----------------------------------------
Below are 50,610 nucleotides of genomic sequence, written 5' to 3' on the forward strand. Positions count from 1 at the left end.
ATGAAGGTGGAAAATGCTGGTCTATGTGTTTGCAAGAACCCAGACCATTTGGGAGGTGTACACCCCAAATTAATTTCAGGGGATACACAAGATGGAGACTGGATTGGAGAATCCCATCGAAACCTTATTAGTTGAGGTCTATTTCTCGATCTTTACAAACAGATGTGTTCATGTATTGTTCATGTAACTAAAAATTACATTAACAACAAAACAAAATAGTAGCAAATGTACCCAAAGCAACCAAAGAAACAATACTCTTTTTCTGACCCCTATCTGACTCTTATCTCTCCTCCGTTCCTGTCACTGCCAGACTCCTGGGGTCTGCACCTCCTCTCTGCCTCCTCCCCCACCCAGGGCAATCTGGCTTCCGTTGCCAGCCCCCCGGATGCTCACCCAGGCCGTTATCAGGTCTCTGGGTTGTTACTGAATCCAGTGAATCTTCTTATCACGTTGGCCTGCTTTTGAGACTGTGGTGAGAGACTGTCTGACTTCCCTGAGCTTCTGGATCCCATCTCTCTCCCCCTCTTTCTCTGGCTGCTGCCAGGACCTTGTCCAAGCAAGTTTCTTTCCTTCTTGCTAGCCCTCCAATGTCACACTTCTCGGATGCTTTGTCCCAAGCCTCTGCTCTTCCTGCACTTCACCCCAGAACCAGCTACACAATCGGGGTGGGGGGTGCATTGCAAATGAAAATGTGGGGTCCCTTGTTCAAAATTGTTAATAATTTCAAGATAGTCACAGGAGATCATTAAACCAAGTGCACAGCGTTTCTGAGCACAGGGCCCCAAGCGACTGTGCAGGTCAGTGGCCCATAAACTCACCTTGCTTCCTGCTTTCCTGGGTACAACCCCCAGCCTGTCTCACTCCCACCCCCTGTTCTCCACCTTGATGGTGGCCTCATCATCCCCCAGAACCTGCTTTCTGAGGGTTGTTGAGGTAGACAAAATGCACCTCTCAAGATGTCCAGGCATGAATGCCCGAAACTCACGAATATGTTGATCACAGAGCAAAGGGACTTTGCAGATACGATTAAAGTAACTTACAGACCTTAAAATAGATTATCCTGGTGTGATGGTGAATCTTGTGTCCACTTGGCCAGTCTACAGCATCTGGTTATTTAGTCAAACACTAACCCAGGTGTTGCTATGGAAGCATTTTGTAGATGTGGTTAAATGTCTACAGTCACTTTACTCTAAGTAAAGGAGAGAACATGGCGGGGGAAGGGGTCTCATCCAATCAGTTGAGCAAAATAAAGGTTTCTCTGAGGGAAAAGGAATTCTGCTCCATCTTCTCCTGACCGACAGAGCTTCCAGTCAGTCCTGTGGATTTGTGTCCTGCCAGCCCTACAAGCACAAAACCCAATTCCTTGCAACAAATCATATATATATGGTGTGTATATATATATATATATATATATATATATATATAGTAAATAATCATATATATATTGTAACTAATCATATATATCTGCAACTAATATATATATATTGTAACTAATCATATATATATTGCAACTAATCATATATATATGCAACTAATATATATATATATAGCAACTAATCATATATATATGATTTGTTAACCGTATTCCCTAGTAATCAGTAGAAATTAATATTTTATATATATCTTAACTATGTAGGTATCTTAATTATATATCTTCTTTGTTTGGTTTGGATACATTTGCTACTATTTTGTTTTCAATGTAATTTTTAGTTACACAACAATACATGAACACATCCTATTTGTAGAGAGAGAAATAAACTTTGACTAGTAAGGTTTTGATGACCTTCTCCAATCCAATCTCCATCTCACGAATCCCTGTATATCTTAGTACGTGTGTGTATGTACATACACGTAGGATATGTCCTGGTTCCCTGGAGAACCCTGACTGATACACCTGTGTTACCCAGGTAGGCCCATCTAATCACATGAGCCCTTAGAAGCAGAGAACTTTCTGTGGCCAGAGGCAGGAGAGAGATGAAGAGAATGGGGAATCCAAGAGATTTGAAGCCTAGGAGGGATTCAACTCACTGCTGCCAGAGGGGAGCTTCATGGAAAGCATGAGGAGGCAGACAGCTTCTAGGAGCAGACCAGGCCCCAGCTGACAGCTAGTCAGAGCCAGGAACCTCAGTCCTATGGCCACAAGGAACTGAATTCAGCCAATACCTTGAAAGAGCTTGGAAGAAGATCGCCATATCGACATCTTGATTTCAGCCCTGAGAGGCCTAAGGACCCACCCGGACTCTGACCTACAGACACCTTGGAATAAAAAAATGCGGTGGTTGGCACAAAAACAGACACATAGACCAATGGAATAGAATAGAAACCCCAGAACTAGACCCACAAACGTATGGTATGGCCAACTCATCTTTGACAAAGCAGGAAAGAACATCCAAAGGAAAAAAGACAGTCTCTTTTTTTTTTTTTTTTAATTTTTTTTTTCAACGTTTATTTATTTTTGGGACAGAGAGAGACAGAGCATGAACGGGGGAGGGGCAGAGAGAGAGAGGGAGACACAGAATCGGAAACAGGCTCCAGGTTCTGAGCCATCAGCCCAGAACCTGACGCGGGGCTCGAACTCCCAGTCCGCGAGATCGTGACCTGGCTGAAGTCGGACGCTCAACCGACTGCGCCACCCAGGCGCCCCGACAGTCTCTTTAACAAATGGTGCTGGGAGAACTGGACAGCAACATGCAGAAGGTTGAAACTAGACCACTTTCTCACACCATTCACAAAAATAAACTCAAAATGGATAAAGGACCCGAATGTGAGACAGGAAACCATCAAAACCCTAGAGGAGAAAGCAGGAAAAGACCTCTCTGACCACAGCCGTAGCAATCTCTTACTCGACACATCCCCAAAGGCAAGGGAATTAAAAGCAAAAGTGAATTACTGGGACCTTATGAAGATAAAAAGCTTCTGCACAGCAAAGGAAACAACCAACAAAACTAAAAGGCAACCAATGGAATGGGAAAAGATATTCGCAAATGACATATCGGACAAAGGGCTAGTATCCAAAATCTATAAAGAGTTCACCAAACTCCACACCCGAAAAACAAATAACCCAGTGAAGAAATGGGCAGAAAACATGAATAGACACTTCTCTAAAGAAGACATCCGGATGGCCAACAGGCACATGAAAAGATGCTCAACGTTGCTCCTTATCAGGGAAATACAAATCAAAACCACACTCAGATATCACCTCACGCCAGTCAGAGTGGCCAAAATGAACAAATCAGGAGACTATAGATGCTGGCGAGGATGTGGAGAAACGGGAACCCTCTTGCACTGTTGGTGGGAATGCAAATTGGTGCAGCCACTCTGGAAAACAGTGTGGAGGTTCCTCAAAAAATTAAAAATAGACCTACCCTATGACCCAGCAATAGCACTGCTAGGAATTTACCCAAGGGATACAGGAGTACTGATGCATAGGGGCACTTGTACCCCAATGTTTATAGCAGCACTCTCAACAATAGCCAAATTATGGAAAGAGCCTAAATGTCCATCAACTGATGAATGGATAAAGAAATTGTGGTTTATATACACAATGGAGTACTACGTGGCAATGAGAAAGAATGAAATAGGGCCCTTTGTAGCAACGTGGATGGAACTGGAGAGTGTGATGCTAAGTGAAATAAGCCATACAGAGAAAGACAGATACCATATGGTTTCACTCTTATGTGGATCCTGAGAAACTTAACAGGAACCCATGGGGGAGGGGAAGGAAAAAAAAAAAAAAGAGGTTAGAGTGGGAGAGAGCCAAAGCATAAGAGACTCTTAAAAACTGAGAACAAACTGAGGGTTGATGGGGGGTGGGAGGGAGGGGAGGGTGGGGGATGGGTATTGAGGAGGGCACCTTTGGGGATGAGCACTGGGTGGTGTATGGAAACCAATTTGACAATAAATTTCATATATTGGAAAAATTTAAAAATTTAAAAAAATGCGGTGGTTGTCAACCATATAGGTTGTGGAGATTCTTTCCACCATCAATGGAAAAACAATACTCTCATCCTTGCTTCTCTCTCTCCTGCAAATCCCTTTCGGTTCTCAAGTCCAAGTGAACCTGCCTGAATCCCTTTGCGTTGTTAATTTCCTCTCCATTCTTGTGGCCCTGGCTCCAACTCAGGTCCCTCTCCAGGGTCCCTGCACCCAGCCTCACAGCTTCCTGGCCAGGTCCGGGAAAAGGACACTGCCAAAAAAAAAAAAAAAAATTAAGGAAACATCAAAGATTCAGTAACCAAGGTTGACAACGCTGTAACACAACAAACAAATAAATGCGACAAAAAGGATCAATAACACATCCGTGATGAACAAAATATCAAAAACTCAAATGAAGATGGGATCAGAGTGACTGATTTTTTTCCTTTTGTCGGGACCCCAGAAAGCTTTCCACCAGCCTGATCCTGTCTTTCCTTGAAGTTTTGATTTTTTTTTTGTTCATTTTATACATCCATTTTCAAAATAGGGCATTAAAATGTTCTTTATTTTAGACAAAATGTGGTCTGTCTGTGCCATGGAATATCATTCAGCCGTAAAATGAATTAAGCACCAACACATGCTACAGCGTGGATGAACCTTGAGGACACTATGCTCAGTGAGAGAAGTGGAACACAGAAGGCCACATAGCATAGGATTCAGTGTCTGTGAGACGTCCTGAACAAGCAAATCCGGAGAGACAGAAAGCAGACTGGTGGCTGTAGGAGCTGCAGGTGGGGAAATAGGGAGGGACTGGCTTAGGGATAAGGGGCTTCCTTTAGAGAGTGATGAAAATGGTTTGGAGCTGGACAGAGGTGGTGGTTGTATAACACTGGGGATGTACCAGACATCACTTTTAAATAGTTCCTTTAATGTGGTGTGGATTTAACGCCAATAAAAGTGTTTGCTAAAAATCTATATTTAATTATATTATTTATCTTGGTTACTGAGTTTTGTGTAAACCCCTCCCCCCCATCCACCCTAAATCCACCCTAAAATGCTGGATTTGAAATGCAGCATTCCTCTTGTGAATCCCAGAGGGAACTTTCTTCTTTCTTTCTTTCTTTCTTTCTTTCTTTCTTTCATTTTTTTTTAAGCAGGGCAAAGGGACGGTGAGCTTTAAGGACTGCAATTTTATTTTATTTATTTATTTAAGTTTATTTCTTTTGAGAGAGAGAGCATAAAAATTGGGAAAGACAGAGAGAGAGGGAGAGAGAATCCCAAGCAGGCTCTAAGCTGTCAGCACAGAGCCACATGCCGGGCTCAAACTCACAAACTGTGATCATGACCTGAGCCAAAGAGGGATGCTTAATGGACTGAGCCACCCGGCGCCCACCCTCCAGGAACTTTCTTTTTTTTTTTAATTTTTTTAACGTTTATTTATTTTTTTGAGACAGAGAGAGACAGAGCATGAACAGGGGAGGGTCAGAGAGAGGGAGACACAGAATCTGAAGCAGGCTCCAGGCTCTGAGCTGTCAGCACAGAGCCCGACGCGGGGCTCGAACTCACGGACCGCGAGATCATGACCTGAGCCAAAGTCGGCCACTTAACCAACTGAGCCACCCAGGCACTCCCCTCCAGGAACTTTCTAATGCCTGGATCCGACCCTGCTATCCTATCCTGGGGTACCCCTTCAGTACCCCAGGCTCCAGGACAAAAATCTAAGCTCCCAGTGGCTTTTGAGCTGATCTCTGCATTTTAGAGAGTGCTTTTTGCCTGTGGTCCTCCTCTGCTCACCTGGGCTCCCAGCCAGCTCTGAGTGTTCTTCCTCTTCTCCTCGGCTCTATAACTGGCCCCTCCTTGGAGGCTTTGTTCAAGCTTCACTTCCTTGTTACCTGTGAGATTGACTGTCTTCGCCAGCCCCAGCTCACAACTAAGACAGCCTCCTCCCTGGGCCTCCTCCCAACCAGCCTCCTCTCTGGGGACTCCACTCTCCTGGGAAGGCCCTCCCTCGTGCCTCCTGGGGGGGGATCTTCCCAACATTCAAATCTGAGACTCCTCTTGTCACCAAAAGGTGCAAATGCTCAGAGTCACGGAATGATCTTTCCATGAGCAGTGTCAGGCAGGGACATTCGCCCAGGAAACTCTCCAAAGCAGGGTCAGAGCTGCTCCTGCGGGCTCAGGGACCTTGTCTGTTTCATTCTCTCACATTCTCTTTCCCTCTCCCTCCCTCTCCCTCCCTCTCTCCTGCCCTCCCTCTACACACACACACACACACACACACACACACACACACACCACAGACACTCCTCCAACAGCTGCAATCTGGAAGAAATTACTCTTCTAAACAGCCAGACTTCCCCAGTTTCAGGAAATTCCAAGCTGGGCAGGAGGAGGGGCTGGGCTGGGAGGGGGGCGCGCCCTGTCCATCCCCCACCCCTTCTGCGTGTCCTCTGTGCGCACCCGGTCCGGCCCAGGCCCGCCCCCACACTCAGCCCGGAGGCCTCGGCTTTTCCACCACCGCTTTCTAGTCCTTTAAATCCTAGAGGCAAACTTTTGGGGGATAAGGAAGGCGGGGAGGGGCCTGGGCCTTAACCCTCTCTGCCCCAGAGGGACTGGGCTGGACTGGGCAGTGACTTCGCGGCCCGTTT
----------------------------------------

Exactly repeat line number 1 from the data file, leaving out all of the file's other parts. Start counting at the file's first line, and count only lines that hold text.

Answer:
Below are 50,610 nucleotides of genomic sequence, written 5' to 3' on the forward strand. Positions count from 1 at the left end.